Today, most of the animals can be seen in the Zwinger collection in Dresden, but occasionally a Japanese Palace animal will surface on the market, and when this happens it causes a lot of excitement — as was the case with a large model of a bustard by Kirchner, which sold for £842,500 at Christie’s in 2016.

Which pieces realise the highest prices?

It is hard to predict what will sell well, but rare, beautiful groups that are in good condition and have not been seen on the market for a long time will usually achieve high prices — particularly if they are by Kändler. As always, provenance is important. One collection that did very well had been packed up in crates in the 1960s at the hôtel particulier of a grand Parisian family. Until it came to Christie’s in 2015, it had been left unopened.

Authenticating pieces

You might think that looking for the Meissen crossed-swords mark would be the starting point — but in fact a mark is only a very small part of the jigsaw, and a lot of pieces, particularly the early ones, are not marked at all.

The ‘feel’ of the porcelain itself — its weight in your hand — is important, as is its colour. If a piece purports to be early, the porcelain should be quite a smoky-coloured white. (By the end of the 1720s, this had changed to a brilliant white, because the factory had altered its porcelain formula.) On the edges of bases and foot-rims, the glaze tends to pull back in an irregular way, rather than in a perfect line.

For wares, the ‘visual grammar’ of the decoration should feel right — even if it is an unusual form that one hasn’t seen before. If Baroque decorative elements are combined with Rococo or Neoclassical designs, the chances are that the piece is not genuine.

Meissen gilding should have a deep, honey-coloured richness to it. It should have a very particular glow that differs from that of some other factories of the time, such as K.P.M. Berlin, whose 18th-century gilding has a flatter, paler sheen to it.

A Meissen armorial oval monteith from the Swan service, circa 1740 (detail). 8 in (20.4 cm) high, 15 in (38.1 cm) wide. Sold for £151,875 on 4 June 2013 at Christie’s in London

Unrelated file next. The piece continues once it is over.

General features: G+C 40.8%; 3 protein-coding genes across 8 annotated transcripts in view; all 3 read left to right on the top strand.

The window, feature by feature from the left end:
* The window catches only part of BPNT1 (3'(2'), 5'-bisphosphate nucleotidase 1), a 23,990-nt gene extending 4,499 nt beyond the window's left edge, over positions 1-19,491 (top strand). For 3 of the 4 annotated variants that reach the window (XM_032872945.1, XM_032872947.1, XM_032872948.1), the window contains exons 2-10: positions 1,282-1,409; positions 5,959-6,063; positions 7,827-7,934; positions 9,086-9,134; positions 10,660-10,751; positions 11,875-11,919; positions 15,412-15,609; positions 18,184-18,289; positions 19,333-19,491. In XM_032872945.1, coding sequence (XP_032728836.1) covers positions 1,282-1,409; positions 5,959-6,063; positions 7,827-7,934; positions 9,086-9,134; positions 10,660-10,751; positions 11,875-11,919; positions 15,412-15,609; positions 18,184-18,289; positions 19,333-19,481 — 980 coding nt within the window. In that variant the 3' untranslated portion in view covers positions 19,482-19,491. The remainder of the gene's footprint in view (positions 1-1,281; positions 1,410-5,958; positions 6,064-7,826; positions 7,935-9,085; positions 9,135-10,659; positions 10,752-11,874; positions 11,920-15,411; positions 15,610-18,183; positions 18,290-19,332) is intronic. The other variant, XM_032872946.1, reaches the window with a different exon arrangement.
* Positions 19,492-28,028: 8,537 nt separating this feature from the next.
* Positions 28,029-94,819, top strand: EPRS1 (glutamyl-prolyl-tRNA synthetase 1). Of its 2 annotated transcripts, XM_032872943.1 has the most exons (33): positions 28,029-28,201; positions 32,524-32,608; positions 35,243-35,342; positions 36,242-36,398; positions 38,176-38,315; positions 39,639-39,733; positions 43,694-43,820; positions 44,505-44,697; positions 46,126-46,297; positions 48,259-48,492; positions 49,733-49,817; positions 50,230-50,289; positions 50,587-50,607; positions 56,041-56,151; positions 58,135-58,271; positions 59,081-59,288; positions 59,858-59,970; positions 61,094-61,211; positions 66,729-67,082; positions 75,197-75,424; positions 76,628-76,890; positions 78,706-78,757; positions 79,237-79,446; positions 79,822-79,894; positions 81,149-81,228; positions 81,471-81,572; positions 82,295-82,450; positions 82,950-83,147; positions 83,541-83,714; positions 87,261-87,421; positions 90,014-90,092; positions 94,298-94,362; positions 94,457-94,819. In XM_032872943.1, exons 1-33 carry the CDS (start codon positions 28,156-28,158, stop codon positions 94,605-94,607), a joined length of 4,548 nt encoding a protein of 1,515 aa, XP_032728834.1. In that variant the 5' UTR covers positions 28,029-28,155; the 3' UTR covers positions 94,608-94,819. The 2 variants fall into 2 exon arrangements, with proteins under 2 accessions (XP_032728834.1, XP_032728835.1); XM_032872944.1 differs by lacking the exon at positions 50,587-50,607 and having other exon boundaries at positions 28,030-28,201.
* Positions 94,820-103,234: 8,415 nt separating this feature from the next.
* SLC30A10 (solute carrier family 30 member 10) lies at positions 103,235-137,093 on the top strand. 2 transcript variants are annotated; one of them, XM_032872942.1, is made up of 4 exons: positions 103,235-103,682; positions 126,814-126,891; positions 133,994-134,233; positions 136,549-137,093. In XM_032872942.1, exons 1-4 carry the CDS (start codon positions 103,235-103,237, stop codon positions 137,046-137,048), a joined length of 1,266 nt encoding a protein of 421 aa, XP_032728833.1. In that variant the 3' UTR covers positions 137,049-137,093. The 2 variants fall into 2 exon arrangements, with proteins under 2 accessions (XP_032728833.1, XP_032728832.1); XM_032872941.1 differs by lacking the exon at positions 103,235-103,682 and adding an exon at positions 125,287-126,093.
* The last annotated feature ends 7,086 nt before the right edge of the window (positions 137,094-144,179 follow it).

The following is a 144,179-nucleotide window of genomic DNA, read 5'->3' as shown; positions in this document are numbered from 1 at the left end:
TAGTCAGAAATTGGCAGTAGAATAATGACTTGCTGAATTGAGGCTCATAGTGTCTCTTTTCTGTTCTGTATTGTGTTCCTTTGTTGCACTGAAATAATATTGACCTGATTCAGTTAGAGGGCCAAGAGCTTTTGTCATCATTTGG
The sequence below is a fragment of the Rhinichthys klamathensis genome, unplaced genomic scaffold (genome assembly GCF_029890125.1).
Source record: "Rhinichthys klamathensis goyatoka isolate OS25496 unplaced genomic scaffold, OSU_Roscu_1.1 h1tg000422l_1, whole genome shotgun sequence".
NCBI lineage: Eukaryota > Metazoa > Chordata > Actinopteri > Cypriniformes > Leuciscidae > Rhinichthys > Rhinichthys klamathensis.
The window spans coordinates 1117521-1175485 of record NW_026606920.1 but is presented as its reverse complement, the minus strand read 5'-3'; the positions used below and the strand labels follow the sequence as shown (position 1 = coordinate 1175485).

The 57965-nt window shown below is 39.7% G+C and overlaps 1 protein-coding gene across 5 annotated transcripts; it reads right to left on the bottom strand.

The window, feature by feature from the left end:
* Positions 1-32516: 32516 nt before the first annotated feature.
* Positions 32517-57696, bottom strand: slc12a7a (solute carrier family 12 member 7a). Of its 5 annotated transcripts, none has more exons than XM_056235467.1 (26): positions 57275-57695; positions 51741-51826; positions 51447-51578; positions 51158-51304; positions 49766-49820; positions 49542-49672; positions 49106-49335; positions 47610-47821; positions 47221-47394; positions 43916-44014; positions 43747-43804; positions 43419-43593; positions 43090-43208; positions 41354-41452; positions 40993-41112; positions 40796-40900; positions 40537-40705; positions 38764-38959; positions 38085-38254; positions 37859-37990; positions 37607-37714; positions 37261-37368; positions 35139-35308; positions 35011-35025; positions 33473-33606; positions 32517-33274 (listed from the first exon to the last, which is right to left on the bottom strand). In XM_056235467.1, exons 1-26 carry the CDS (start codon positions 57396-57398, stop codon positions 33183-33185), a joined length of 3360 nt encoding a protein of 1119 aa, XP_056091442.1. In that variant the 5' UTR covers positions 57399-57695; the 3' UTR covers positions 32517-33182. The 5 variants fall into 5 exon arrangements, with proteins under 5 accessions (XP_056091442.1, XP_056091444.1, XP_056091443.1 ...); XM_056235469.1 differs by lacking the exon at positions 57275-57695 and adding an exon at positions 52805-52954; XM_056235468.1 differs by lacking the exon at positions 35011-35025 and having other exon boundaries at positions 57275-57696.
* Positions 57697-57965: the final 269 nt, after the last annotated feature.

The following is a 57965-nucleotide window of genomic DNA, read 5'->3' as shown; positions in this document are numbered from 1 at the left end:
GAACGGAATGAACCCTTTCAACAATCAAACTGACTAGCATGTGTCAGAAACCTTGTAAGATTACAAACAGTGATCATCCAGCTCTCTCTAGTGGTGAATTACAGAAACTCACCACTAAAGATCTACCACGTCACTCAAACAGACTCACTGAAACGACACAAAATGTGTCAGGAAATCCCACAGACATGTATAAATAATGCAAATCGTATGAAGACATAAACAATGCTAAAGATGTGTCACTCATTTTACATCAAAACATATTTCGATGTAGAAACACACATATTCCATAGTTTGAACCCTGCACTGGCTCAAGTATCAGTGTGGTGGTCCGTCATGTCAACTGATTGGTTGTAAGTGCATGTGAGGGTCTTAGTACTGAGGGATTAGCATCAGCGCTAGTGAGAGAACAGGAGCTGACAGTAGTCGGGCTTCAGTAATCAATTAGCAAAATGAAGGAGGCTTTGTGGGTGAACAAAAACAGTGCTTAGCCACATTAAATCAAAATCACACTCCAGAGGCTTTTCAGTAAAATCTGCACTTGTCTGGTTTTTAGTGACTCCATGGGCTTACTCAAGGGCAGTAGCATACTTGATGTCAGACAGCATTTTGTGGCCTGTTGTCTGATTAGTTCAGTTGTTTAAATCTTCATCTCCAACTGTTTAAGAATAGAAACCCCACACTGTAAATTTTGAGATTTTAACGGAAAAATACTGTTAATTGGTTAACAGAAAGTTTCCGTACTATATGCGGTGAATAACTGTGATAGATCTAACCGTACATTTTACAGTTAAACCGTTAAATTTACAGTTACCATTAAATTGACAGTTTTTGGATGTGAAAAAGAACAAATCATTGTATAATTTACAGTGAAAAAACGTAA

For figures, the quality of the modelling should be appropriate to the period and to whoever modelled it. Very early examples are rather awkwardly modelled, whereas Kändler’s figures should have a fluidity and life about them, and should be nicely finished.

Eighteenth-century animal and bird models should (generally) have some nice incising. This is where a tool has been used to cut fine lines into the porcelain, enhancing the lifelike appearance of birds’ feathers or animals’ fur. These are just some of the things to look for.

How to recognise signs of restoration

Figures or groups will very often have been restored — particularly the vulnerable parts, such as fingers, or leaves on trees, or swords. These might have been repaired 20, 50 or 100 years ago, and over time the repaired parts can take on an unappealing yellow colour.

What is less obvious is a more modern repair that uses a kind of spray lacquer, which is very difficult to see. One way of spotting this sort of restoration is that the restored area can sometimes have a very slightly different sheen to it.

Restored areas also feel slightly warmer than unrestored porcelain. The philtrum (the area between your lips and nose) is incredibly sensitive to temperature, so when you first pick up a figure — if it hasn’t been under a light which would heat it up — dab the part you think has been restored on your philtrum. If it has been restored, it will feel significantly warmer than unrestored parts of the piece.

Why new collectors can start small

The best collections are born of passion. Buy what you like, and read up on it: the more you can learn about a subject, the more you will find it takes you in a direction that you may not have initially envisaged. Often collectors start out in one direction, but as time goes on and their understanding and taste develops, they find themselves intrigued by different types of pieces. Sometimes they ‘prune’ earlier acquisitions and ‘trade up’; or they may keep their earlier acquisitions and add to them. Whatever they do, the collection becomes their story; a collection very much reflects its owner.

When a collection comes to auction, it is this personality and the quality of the collector’s choices that adds value. Pieces from great collections always make more than they would if they were sold without that provenance. In spite of this enhanced value, it is very rare to come across a collector who thinks of his or her collection as an investment — the value becomes a secondary concern or, for many, not even a concern at all.

Importantly, it is always recommended to acquire the best-quality piece within your budget and to buy what you like. Some collectors have even been known to say that it is best to go for the piece that is just beyond one’s budget, and go hungry for a while! With Meissen, thankfully, it is possible to start small — good-quality early-18th-century pieces start at less than £1,000.

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Where to see great Meissen collections

Anyone interested in starting a collection of Meissen should visit the Zwinger collection in Dresden, which houses a large portion of what was once in Augustus the Strong’s Japanese Palace. There are other great collections around the world, including at the Met in New York, the Ernst Schneider collection at the Bayerisches Nationalmuseum in Munich, the V&A in London and the Wark collection at the Cummer Museum in Jacksonville, Florida.